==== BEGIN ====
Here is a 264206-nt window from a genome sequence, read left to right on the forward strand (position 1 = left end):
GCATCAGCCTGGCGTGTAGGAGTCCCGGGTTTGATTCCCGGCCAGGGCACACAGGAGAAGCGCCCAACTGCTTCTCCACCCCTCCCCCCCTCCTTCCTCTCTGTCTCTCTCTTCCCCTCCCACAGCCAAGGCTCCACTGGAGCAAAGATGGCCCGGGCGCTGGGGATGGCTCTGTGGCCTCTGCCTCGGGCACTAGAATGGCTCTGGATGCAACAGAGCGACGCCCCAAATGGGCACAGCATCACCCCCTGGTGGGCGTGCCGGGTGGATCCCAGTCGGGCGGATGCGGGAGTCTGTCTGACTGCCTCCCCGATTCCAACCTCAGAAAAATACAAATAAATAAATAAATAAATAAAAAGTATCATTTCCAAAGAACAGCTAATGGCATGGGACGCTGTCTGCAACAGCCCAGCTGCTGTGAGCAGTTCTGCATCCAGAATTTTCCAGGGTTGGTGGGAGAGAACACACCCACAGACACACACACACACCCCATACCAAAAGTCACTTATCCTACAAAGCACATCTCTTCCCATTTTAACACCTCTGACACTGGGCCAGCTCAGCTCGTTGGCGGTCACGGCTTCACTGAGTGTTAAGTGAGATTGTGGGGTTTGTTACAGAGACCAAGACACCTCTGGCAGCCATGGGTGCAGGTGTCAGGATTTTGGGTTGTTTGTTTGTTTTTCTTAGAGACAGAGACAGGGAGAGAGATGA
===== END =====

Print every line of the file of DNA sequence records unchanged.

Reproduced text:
Here is a 264206-nt window from a genome sequence, read left to right on the forward strand (position 1 = left end):
GCATCAGCCTGGCGTGTAGGAGTCCCGGGTTTGATTCCCGGCCAGGGCACACAGGAGAAGCGCCCAACTGCTTCTCCACCCCTCCCCCCCTCCTTCCTCTCTGTCTCTCTCTTCCCCTCCCACAGCCAAGGCTCCACTGGAGCAAAGATGGCCCGGGCGCTGGGGATGGCTCTGTGGCCTCTGCCTCGGGCACTAGAATGGCTCTGGATGCAACAGAGCGACGCCCCAAATGGGCACAGCATCACCCCCTGGTGGGCGTGCCGGGTGGATCCCAGTCGGGCGGATGCGGGAGTCTGTCTGACTGCCTCCCCGATTCCAACCTCAGAAAAATACAAATAAATAAATAAATAAATAAAAAGTATCATTTCCAAAGAACAGCTAATGGCATGGGACGCTGTCTGCAACAGCCCAGCTGCTGTGAGCAGTTCTGCATCCAGAATTTTCCAGGGTTGGTGGGAGAGAACACACCCACAGACACACACACACACCCCATACCAAAAGTCACTTATCCTACAAAGCACATCTCTTCCCATTTTAACACCTCTGACACTGGGCCAGCTCAGCTCGTTGGCGGTCACGGCTTCACTGAGTGTTAAGTGAGATTGTGGGGTTTGTTACAGAGACCAAGACACCTCTGGCAGCCATGGGTGCAGGTGTCAGGATTTTGGGTTGTTTGTTTGTTTTTCTTAGAGACAGAGACAGGGAGAGAGATGA